Devex: These countries have only a handful of ventilators (Smith, 4/9).

Financial Times: France to reallocate Africa aid money for fight against coronavirus (Aboud/Pilling, 4/9).

New York Times: Coronavirus Finds Fuel in a World of Migrants (Beech, 4/10).

U.N. News: Living apart, ‘we must stand together’ to battle coronavirus pandemic — U.N. rights chief (4/9).

Washington Post: Among the most vulnerable to coronavirus: The tens of millions who carry HIV and tuberculosis (Bearak/Slater, 4/9).

Washington Post: E.U. strikes deal to help hardest-hit countries, as strain of coronavirus threatens to fracture the bloc (Harlan et al., 4/9).

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Gavi To Disburse $29M To Help Lower-Income Countries Address COVID-19; Mass Vaccination Campaigns In Many Countries Halted

Reuters: GAVI to disburse $29 million to help COVID fight in 13 countries
“The GAVI vaccine alliance will disburse $29 million to help health systems in 13 lower-income countries fight COVID-19, it said on Thursday, part of a $200 million program approved by its board last month…” (Nebehay, 4/9).

Science: Pandemic brings mass vaccinations to a halt
” ‘A devil’s choice.’ That’s how Seth Berkley, head of GAVI, the Vaccine Alliance, describes the dilemma facing global health organizations in the past few weeks. They could either continue to support mass vaccination campaigns in poor countries but risk that they would inadvertently help spread COVID-19 — or recommend their suspension, inevitably triggering an upsurge of many other infectious diseases. In the end, they chose the latter, and mass vaccination campaigns against a host of diseases are now grinding to a halt in many countries…” (Roberts, 4/10).

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WHO To Launch COVID-19 Funding Appeal Amid Trump Administration's Heightened Scrutiny Of U.N. Agency

The Guardian: The WHO v. coronavirus: why it can’t handle the pandemic
“…[I]t is possible to imagine a world in which every nation respects the WHO’s authority, follows its advice and lets it coordinate the flow of information, resources and medical equipment across national boundaries to areas of greatest need. That is not the world we live in. … [T]he WHO is desperately struggling to get its 194 member states to actually follow its guidance. … There is a simple reason for this. For all the responsibility vested in the WHO, it has little power…” (Buranyi, 4/10).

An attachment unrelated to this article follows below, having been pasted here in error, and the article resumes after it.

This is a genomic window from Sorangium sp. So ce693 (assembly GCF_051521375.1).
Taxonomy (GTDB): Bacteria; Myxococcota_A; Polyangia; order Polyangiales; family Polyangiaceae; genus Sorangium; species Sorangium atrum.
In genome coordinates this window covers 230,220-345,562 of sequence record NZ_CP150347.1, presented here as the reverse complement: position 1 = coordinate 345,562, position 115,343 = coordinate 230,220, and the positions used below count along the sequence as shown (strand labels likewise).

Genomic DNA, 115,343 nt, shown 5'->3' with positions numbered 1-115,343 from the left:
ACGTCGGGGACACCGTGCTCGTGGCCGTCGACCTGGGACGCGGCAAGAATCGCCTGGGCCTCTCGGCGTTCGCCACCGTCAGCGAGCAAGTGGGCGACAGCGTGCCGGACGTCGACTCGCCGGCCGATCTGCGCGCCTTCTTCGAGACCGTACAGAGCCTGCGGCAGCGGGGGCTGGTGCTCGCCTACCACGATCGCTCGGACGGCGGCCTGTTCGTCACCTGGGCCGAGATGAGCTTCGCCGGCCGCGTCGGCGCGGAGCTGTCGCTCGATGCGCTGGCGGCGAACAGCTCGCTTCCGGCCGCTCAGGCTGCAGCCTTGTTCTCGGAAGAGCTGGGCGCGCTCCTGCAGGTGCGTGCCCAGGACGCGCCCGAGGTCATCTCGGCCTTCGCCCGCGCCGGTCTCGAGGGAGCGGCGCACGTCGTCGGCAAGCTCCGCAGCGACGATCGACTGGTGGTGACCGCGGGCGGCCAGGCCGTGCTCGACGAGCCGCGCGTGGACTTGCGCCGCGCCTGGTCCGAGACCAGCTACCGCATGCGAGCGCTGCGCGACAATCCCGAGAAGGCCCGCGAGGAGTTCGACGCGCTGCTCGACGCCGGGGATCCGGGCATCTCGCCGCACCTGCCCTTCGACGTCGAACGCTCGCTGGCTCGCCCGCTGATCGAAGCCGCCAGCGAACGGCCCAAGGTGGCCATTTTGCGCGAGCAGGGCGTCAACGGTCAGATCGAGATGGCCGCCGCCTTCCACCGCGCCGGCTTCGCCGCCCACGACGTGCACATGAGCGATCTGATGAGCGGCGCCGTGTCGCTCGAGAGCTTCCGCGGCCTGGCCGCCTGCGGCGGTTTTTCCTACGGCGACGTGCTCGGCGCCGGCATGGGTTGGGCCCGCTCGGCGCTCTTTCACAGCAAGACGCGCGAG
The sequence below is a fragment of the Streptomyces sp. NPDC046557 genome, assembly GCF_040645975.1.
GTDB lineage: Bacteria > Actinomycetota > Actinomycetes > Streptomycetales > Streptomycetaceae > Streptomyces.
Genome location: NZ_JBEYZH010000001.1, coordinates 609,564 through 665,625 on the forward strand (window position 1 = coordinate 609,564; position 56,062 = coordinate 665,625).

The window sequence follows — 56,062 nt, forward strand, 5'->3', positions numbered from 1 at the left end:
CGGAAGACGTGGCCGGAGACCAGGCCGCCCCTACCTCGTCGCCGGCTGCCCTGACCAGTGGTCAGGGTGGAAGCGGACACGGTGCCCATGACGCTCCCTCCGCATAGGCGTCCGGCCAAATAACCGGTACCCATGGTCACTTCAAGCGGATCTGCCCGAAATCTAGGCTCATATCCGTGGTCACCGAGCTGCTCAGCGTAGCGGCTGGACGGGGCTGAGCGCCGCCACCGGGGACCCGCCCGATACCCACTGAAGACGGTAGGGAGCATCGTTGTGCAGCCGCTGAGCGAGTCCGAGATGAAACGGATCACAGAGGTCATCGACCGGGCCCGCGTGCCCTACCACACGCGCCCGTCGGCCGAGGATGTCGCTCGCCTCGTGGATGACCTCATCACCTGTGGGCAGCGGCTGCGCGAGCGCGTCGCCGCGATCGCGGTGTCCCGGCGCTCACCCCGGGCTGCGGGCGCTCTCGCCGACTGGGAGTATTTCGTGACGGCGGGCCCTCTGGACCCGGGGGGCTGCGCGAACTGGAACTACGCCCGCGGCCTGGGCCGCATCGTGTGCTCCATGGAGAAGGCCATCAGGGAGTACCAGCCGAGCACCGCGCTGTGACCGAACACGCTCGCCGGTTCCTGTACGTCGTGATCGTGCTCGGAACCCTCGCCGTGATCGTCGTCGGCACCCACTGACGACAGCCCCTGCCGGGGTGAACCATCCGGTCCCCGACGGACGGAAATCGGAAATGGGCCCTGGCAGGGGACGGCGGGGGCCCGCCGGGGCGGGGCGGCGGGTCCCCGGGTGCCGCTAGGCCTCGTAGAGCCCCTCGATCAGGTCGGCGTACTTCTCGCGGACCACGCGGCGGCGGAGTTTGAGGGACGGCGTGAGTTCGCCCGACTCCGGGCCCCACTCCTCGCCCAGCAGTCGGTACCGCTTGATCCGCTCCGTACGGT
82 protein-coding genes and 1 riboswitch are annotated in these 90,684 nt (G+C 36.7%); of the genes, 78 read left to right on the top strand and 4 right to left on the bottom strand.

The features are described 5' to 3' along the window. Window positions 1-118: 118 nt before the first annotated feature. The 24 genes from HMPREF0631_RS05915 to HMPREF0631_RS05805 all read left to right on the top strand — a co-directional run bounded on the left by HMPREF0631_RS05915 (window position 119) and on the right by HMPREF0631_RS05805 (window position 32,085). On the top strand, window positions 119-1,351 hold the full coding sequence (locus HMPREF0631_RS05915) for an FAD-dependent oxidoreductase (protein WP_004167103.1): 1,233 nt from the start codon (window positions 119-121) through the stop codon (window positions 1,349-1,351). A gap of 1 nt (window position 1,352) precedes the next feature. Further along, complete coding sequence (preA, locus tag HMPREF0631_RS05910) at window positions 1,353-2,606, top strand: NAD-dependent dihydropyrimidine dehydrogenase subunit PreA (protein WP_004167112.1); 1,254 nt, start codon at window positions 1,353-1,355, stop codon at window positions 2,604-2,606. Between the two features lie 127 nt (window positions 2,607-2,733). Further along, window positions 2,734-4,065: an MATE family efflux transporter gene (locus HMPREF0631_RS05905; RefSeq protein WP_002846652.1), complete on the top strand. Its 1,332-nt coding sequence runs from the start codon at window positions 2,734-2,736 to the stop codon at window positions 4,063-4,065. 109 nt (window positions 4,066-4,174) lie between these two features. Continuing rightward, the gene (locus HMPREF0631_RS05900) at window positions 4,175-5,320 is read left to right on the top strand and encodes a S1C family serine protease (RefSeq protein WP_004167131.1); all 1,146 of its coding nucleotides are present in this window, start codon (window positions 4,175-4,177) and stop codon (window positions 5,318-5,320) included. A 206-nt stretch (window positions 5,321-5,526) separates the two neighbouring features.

POLITICO: Trump team ramps up scrutiny of funds to WHO
“U.S. agencies and departments that channel money to the World Health Organization have been asked not to send more such funds this fiscal year without first obtaining higher-level approval, two people familiar with the issue said. The decision comes after President Donald Trump threatened to cut off funding to the U.N. global health body over allegations that the WHO’s leaders are too friendly to China and made missteps in the early days of the coronavirus crisis…” (Toosi/Diamond, 4/9).

Reuters: WHO’s new funding appeal for coronavirus fight to top $1 billion: diplomats
“The World Health Organization (WHO) is preparing to launch an appeal soon for more than $1 billion to fund operations against the COVID-19 pandemic through year-end, diplomats told Reuters on Thursday. It comes against the backdrop of a salvo lobbed by U.S. President Donald Trump against the WHO over its handling of the COVID-19 pandemic and suggestions from his administration it might re-evaluate U.S. funding…” (Nebehay, 4/9).

Additional coverage of the WHO’s COVID-19 response, as well as controversy over its leadership and relationship with China, is available from The Hill, POLITICO, Quartz, Reuters (2), and U.N. News.

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Trump Administration Officials Discuss COVID-19 Pandemic, Hear Calls To Loosen Iran Sanctions

CNN Business: White House reverses position after blocking health officials from appearing on CNN
“Vice President Mike Pence’s office reversed course on Thursday afternoon, after declining for days to allow the nation’s top health officials to appear on CNN and discuss the coronavirus pandemic, in what was an attempt to pressure the network into carrying the White House’s lengthy daily briefings in full…” (Darcy, 4/10).